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A lot or a little?
The parents' guide to what's in this TV show.
What parents need to know
Parents need to know that this documentary-like news series takes place inside real hospitals, where real -- and often graphic -- surgeries happen every day. To that end, some scenes involve blood, with close-ups of incisions and wound-stitching (as well as a few cases that end in death). But in the end the show remains respectful without glorifying gore or loss for the sake of good TV, and overall, the tone is educational rather than exploitative.
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What's the story?
Filmed over four months inside a trio of Boston hospitals, BOSTON MED is an eight-episode docuseries about the lives of patients, doctors, and nurses at Massachusetts General, Brigham and Women's Hospital, and Children's Hospital Boston. The show is a follow-up to producer Terry Wrong's Peabody Award-winning series Hopkins, a similarly themed six-part documentary (which was based, in turn, on the 2000 televised special Hopkins 24/7) that aired in 2008 and centered on the day-to-day dramas at Johns Hopkins Hospital in Baltimore.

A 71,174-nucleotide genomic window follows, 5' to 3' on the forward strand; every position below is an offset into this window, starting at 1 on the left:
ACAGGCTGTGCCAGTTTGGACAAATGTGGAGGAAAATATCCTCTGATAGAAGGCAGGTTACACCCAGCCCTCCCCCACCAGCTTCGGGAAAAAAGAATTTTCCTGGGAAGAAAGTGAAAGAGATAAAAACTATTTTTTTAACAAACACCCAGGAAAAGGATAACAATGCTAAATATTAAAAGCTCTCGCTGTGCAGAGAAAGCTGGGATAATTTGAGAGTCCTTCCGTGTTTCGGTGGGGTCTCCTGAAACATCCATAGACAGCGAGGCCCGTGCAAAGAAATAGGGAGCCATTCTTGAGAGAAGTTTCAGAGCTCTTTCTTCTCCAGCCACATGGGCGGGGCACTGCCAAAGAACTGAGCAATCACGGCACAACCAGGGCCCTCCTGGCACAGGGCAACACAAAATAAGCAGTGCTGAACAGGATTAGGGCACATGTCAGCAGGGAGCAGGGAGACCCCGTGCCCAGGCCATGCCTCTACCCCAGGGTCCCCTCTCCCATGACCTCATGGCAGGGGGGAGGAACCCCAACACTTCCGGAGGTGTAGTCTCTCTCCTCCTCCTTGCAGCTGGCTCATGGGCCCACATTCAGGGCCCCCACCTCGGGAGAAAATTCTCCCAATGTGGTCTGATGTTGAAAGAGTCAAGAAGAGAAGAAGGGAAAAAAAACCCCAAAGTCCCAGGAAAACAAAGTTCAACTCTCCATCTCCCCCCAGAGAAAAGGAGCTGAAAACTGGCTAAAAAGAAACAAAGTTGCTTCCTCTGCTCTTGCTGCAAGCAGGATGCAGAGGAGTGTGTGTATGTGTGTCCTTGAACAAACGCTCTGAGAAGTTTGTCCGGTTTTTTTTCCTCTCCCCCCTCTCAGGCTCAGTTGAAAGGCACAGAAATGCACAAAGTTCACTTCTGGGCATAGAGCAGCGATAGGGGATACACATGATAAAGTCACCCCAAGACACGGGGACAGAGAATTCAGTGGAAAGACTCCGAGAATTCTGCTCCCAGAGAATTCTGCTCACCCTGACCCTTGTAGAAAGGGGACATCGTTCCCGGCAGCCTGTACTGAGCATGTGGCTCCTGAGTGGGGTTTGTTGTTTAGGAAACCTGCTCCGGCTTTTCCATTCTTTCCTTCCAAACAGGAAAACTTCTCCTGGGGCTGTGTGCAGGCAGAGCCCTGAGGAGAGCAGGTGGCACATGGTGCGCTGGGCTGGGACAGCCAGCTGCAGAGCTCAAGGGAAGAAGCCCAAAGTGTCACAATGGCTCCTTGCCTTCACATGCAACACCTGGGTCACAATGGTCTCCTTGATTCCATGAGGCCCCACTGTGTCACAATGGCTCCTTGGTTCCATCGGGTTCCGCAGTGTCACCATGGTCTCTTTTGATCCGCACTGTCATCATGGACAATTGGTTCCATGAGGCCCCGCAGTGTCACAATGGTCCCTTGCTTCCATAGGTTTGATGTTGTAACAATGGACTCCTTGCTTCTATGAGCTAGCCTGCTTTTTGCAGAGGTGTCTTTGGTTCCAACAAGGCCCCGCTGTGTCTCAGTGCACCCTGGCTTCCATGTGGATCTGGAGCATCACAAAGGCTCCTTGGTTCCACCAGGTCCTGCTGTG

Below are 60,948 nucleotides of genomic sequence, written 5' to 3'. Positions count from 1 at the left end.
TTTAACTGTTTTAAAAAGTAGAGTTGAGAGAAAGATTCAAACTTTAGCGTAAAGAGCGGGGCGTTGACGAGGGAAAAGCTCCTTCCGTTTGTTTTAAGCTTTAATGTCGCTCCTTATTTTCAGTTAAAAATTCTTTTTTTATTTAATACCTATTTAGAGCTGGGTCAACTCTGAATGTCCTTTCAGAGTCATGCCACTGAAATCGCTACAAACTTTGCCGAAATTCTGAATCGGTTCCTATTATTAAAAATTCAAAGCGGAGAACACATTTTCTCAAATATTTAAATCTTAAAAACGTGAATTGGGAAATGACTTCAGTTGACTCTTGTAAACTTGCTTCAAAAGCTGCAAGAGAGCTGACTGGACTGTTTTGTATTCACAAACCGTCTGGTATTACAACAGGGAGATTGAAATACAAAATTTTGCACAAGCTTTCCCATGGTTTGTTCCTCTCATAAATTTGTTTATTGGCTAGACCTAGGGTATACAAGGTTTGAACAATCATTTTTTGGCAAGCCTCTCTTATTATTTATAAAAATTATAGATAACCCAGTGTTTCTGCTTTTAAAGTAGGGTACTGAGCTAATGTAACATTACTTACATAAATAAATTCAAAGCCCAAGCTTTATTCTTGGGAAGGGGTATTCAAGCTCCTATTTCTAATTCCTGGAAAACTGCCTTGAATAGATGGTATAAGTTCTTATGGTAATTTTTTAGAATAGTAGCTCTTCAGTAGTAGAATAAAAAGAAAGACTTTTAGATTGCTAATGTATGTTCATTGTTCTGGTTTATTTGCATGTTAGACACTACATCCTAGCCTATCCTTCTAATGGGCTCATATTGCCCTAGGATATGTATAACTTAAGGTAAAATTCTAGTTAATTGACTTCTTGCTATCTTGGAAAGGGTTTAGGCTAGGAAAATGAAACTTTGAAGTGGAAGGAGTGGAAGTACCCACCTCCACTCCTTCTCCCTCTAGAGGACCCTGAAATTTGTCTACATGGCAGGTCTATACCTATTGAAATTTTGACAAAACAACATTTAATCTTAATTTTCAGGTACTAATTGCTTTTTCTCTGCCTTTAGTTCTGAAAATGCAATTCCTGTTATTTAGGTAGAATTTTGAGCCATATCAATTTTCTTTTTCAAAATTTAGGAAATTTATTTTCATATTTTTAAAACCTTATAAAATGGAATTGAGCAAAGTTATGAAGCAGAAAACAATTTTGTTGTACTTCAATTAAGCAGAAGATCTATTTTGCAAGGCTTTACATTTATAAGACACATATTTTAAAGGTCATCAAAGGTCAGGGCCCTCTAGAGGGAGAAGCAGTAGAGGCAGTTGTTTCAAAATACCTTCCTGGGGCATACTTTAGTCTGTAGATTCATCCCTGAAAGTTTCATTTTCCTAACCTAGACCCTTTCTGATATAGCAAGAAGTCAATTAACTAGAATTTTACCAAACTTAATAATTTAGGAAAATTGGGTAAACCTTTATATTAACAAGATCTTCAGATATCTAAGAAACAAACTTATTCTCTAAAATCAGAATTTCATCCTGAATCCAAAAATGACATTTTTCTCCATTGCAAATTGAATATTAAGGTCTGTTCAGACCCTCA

Is it any good?
The creators of Grey's Anatomy say they were inspired, at least in part, by Wrong's original Hopkins 24/7 special, a groundbreaking venture that brought cinema verite to prime time in then-unprecedented ways. But while Grey's might have had its roots in reality, it didn't take long for it to veer into ridiculous territory involving sex with ghosts and McDreamy/Steamy doctors. Based on that alone, Boston Med gets major points for medical realism.
There's a lot, of course, that the cameras leave out, particularly when it comes to the thorny issue of health insurance. But the series succeeds in capturing real emotion and real people that viewers can't help but relate to. The show will also feature a remarkable face transplant operation -- the second ever performed in the United States and the first to be so vividly filmed. And that alone is worth watching.
Talk to your kids about ...
Families can talk about the show's approach to violence, particularly when it comes to showing surgeries and emergency procedures. Does the show ever go too far? How do the real-life procedures you see on this show compare with dramatized surgeries on shows like Grey's Anatomy?
How real are the things you're seeing, in general? Do you think the hospital staff would behave any differently if the cameras weren't there? Does it surprise you to learn that, in some ways, hospitals are like any other workplace?